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Article
March 25, 1996

Erythromycin-Induced Clozapine Toxic Reaction

Author Affiliations

From the Department of Pharmacy Practice, Bouve College of Pharmacy, Northeastern University, Boston, Mass (Dr Cohen); Departments of Pharmacy (Dr Cohen), Clinical Chemistry (Dr Flood), and Medicine (Dr Fisch) and Psychiatry Service (Drs Chesley and Goff), Massachusetts General Hospital, Boston; and Division of Pharmacy Practice, Massachusetts College of Pharmacy, and Department of Pharmacy, Lahey Clinic, Burlington, Mass (Dr Eugenio).

Arch Intern Med. 1996;156(6):675-677. doi:10.1001/archinte.1996.00440060103013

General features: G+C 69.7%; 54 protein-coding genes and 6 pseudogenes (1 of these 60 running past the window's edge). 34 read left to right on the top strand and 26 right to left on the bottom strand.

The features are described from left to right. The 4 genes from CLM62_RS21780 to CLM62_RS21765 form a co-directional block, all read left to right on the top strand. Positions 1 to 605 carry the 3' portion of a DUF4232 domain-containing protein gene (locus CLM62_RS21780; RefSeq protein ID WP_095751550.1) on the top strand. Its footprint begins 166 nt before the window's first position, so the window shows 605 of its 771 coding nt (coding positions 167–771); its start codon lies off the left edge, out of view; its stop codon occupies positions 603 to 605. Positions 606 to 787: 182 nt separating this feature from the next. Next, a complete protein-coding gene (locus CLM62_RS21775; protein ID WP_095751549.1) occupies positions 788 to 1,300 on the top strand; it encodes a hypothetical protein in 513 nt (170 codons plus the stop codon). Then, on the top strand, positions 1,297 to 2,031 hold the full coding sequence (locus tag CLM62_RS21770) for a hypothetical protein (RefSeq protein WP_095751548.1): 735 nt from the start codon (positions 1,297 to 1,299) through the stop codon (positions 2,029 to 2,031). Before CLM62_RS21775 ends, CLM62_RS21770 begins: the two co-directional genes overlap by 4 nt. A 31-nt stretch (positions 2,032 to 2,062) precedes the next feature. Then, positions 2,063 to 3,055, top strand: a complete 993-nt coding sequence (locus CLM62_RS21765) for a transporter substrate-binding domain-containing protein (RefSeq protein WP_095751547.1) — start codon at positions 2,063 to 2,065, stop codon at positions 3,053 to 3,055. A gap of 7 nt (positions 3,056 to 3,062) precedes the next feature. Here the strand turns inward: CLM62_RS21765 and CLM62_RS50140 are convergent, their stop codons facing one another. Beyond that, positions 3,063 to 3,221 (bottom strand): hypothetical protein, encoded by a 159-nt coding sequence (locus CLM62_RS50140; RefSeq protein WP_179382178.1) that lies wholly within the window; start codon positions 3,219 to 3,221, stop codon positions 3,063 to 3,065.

Abstract

Clozapine, used in the treatment of patients with schizophrenia resistant to other neuroleptic medication, is metabolized by the hepatic microsomal system to demethyl-clozapine and clozapine-N-oxide. Changes in clozapine serum concentrations have been documented after initiation of therapy with medications known to induce or inhibit liver microsomal enzymes. These interactions are of clinical importance when diminished efficacy or increased toxic effects of clozapine therapy occur. A 34-year-old schizophrenic man had increased clozapine serum concentrations, leukocytosis, and adverse effects as a result of concomitant erythromycin therapy given for a suspected lower respiratory tract infection. Symptoms included somnolence, difficulty in coordination and ambulation, slurred speech, disorientation, and incontinence. The symptoms resolved after treatment with clozapine and erythromycin were discontinued, and treatment with clozapine was gradually resumed.

(Arch Intern Med. 1996;156:675-677)

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